Over the years, we’ve watched our friend Fern Berman morph from elite public relations mastermind into fine art photographer. Fern always photographed, but when her Multiple Sclerosis began to exhibit serious symptoms, she became singularly committed to making art. The disease has facilitated a palpable distillation of vision, as evinced by a show of her work at the New Britain Museum of American Art in Connecticut.
Finding her capacity to walk diminishing, Fern’s practice became to “turn loss into something else”. With each photograph she wants to make, she must ask: How can I make that happen? and then work out the once-simple logistics: getting to the site of her subject, having someone help her navigate the terrain, having something sturdy to lean on so she can hold the camera steady. The gift MS has given her, she says, is slowing down and really taking the time to see. She has sometimes spent months contemplating a single subject before making a photograph.
Fern shoots film; 36 images in a roll of an endangered, archaic material makes each one count, makes her take time to decide what she wants to shoot, and compose it. She prints her images onto thick, luxurious paper so they don’t seem like photographs at all, but meditative paintings, saturated with color.
When she represented Julia Child, Jacques Pepin and other food world luminaries, Fern ate in some of the greatest kitchens in the world. She does not miss it. “I’ll look at something and say ‘That is not a life priority’”. Stripped of things most of us take for granted, Fern has committed herself making “a life that is about generating creativity”.
8 replies on “fern berman: “turn loss into something else””
Thanks for your wonderfully inspiring work! Do you know if it is possible to purchase any of Fern Berman’s amazing photographs?
beside this art.
I was lucky enough to not only see the exhibition of Fern’s work at the New Britain museum, but to hear her discuss her work (and her life) with Cara De Silva last Sunday. I came away awed and inspired. Fern is one of those exceedingly rare individuals who can look at any thing — at the most ordinary, everyday object –and find beauty and meaning in it. And then she has the ability and the patience to transform what she has discovered into an image in which others can find beauty and meaning. I know I’ll be going back to see this show again — and again! Anyone who loves the way pure color and form can ignite the emotions and the imagination, should not miss it!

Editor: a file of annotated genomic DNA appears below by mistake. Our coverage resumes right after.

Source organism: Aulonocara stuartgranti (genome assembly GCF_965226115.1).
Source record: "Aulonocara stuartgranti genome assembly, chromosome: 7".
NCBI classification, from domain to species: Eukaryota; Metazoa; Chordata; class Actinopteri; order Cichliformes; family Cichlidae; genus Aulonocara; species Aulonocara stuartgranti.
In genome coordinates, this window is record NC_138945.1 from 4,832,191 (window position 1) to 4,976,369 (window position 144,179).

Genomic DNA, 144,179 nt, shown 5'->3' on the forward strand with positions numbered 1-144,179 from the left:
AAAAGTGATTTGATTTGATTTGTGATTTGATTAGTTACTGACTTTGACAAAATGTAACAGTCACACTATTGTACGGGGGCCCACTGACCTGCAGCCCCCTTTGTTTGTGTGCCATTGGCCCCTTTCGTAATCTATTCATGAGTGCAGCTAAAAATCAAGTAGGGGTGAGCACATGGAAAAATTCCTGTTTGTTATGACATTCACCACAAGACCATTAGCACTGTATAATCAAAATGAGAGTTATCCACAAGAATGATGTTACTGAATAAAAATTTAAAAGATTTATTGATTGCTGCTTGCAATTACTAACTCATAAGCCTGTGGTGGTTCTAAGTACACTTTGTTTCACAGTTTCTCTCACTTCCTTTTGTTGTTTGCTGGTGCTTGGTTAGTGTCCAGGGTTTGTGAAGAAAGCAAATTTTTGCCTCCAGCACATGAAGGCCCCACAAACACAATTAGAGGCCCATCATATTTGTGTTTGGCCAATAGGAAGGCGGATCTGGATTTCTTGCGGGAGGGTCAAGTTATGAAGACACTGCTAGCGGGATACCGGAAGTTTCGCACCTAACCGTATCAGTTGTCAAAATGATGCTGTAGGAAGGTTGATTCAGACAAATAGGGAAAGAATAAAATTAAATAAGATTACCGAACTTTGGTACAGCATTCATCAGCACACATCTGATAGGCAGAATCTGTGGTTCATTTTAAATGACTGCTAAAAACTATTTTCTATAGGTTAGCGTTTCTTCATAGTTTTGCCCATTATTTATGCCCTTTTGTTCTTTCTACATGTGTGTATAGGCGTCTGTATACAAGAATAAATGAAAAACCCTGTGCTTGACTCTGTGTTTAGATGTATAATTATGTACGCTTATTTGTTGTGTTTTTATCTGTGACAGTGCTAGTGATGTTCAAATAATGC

We are planning a trip up to see the show ‘in person’. I am knocked out by what Fern has achieved.
Yes, I believe the works are for sale. Contact Fern at [email protected].
They are quite beautiful photographs but I have to say something about the Rothko pales comment. If there was no Rothko there would be no reference point for similar imagery. Rothko was the permission-giver in this case and in many others. Because there was Rothko we can easily see Rothko-like pictorial elements. Actually, I’m even sorry that this is captioned about loss because if that were not mentioned then the photographs would stand on their own with or without the physical disability we need not know about.
Hi Phyllis, My feeling in writing this is that Fern’s work DOES stand on its own as you can see just by looking at it (even online). The backstory, and the philosophy of transforming and creating Fern evolved, resonates deeply with Improvised Life, and the idea that in every moment, there are possibilities we can find ways to be open to. Fern is an example of doing just that. Her experience, as all our experiences, are part of what we do/make/put into the world. I find it illuminating to know motivations and why people do what they do.
Thank you for your comments about my work. I’ve worked very hard all my life to get to the place I am now artistically. The reason I insist on including my MS is two fold. One is I hope to inspire people with all kinds of life challenges to go after their dreams and want them to realize that dreams are possible to achieve in all kinds of circumstances. I think about my inspirations Matisse who painted from a wheelchair at the end of his life. John Dugdale a photographer who is 90% blind, etc.
It is also important to talk for me to talk about what inspired my photography at this moment in my life,
The MS became a gift in a way. I slowed me down.I have to use a tripod and a chair when I shoot because I use a slow film and my hands would shake and the photos would be blurry. And I refuse to use a digital camera….I tried and the work was without soul. My soul. Again, thank you for your thoughts and I hope this helps you understand my vision for my life work-art.
Best to you,